As already noted above, the earliest known unequivocal fossil primates are of basal Eocene age (about 55 MYA), and the standard view is that primates originated no earlier than about 65 MYA, close to and probably above the K/T-boundary, with their initial radiation following the extinction of the dinosaurs at the end of the Cretaceous.

Although the molecular evidence, when calibrated with various fossil dates outside the primate tree, consistently indicates that the lineage leading to living primates diverged from other placental mammal lineages about 90 MY ago (node 1 in Figure 1), it is conceivable that the diagnostic features of known living and fossil primates did not emerge until some time after this divergence (node 2 in Figure 1), and that the last common ancestor of living primates (node 3 in Figure 1) may be even more recent. It might, therefore, be imagined that a species-poor lineage with barely differentiated morphological features did indeed diverge from other placental mammals some 90 MYA, but did not lead to morphologically recognizable primates until 60-65 MYA. This could potentially explain the disparity between the known fossil record and molecular-based estimates of the time of divergence between primates and other mammals. However, available molecular evidence concerning the first divergence among living primates, between strepsirrhines and haplorhines, indicates that it took place relatively soon after the primates diverged from other placental mammals. In what appear to be the only published calibrations of the first divergence among living primates, a date of about 80 MYA is indicated (Arnason et al., 1996, 1998). Hence, if the diagnostic morphological features shared by all living primates and their known fossil relatives can be attributed to common ancestry rather than to convergent evolution (as is generally assumed), these features must have been present at an early stage. If primates diverged from other placental mammals about 90 MYA, the diagnostic features of the group must accordingly have been developed by about 80 MYA, well before the end of the Cretaceous, and a major gap must, therefore, exist preceding the known fossil record. The extent of that gap may in part be due to the K/T mass extinction. A loss of taxa at the K/T boundary and the possibility that some taxa were slow to recover from that event might to some extent explain the difficulty encountered in finding primates of modern aspect in the Paleocene. It should be noted that there is evidence indicating that biological recovery from major extinctions may take as long as 10 MY (Kirchner and Weil, 2000). However, in order to adequately interpret apparent discrepancies between molecular and fossil data it is necessary to develop methods that can quantitatively estimate degrees of incompleteness within the fossil record.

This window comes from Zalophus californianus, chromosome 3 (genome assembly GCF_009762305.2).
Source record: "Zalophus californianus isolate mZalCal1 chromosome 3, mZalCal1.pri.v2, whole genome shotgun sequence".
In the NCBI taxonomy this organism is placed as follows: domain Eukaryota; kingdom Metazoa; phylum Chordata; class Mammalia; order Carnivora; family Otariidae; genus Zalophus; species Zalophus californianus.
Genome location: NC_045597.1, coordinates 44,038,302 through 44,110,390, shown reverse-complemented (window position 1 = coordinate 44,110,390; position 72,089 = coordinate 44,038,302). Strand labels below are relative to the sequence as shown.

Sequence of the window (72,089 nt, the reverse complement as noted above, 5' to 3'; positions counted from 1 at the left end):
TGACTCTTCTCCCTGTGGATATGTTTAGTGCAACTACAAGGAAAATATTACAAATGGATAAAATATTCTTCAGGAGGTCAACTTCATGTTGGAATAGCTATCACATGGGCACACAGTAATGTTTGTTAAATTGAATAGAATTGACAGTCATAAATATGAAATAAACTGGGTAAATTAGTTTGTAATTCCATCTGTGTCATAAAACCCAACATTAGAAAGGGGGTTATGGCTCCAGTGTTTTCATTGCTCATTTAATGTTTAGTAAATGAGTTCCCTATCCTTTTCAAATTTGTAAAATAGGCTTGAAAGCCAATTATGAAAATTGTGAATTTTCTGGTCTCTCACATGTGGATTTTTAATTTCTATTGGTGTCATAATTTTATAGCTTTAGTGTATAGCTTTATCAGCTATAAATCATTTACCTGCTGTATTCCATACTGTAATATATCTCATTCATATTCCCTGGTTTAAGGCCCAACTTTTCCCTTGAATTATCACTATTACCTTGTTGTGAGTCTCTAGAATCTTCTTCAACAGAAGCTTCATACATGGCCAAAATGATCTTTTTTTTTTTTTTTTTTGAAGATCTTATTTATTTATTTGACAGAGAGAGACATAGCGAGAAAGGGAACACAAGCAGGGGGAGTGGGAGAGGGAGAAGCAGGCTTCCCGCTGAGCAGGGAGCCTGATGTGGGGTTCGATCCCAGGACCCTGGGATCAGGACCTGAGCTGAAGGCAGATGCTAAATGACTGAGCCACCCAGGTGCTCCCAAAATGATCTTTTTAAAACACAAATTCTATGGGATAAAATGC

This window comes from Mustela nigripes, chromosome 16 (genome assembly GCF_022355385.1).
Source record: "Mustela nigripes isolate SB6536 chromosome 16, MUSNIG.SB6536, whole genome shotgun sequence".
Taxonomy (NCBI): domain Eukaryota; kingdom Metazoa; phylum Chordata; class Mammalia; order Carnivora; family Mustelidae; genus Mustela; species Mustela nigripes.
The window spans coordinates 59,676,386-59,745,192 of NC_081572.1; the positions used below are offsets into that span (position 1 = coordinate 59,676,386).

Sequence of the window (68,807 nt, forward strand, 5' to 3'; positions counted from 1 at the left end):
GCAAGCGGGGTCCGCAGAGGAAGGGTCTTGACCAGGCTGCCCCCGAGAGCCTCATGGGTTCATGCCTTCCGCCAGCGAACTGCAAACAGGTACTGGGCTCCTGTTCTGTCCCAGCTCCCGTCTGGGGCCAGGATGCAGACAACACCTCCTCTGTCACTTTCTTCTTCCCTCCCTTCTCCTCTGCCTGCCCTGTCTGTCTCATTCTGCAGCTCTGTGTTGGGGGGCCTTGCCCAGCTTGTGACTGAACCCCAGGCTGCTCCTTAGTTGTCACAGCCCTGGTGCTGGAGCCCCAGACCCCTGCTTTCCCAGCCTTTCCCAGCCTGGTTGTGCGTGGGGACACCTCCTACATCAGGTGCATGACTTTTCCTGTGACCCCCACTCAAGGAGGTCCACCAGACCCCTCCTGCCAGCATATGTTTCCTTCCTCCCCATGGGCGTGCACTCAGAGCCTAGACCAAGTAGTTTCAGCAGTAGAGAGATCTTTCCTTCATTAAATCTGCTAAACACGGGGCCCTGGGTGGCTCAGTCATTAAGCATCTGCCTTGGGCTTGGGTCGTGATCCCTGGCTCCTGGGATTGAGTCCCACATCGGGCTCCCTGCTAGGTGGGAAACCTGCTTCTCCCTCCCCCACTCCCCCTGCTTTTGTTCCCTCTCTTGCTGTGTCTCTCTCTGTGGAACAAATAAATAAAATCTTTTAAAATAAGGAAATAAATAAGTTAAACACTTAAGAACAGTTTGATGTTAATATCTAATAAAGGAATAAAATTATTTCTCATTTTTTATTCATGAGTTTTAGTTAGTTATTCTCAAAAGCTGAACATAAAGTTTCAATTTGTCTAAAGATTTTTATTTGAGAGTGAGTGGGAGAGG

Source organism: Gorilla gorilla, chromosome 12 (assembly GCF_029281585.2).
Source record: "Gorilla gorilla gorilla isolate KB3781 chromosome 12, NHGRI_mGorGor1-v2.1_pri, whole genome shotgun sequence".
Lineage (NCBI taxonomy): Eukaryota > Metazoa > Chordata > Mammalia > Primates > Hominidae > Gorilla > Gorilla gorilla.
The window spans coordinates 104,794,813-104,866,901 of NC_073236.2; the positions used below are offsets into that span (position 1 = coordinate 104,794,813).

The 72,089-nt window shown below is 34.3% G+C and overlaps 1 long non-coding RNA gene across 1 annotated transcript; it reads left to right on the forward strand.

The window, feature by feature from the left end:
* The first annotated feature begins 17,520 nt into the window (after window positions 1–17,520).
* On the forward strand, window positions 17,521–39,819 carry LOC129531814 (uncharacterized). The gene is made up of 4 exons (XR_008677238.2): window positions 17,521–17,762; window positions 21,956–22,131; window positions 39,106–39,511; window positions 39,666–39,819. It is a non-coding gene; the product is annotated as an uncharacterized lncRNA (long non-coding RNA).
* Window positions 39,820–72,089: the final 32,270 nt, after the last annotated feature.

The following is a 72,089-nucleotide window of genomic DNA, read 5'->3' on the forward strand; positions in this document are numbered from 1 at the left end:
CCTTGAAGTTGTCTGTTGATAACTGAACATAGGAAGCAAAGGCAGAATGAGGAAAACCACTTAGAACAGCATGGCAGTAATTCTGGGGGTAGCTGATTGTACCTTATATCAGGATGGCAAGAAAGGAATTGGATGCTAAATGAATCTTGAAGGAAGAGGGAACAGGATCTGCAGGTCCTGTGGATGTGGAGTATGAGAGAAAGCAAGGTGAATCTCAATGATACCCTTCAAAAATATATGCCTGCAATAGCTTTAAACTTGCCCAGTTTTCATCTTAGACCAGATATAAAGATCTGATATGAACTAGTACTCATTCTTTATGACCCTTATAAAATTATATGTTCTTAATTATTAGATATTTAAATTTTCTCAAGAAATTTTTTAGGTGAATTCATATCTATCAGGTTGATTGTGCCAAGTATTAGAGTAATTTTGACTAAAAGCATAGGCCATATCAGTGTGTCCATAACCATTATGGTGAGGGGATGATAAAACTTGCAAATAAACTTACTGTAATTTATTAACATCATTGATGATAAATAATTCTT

A simple calculation by Martin (1993) indicated that only 3% of extinct primate species have so far been documented. Rough correction for underestimation of the time of origin led to the inference that ancestral primates existed about 80 MYA. This preliminary inference has now been confirmed by our newly developed statistical approach (Tavare et al., 2002), which is based on an estimate of species preservation derived from a model of the diversification pattern of the analyzed group. The method takes into account the number of extant species, the mean species lifetime, the ages of the bases of the relevant stratigraphic intervals, the numbers of fossil species found in those intervals, and the relative sizes of the sampling intensities in each interval. It can be used to estimate either: (1) the age of the last common ancestor of living primates or (2) the age of the first morphologically recognizable primate. A logistic diversification model was chosen in which logistic growth is parametrized by the time at which diversity reached 90% of its present value. Various diversification models can be explored with our method, but logistic growth is the most biologically realistic model (Raup et al., 1973), as it matches the general expectation of an equilibrium diversity level. The great diversity of Holarctic primates during the Eocene indicates that at least 90% of modern diversity would already have been reached by the middle Eocene. Consequently logistic growth was parametrized at 49 MYA. We used a mean species lifetime of 2.5 MY, but our results were relatively insensitive to changes in this value.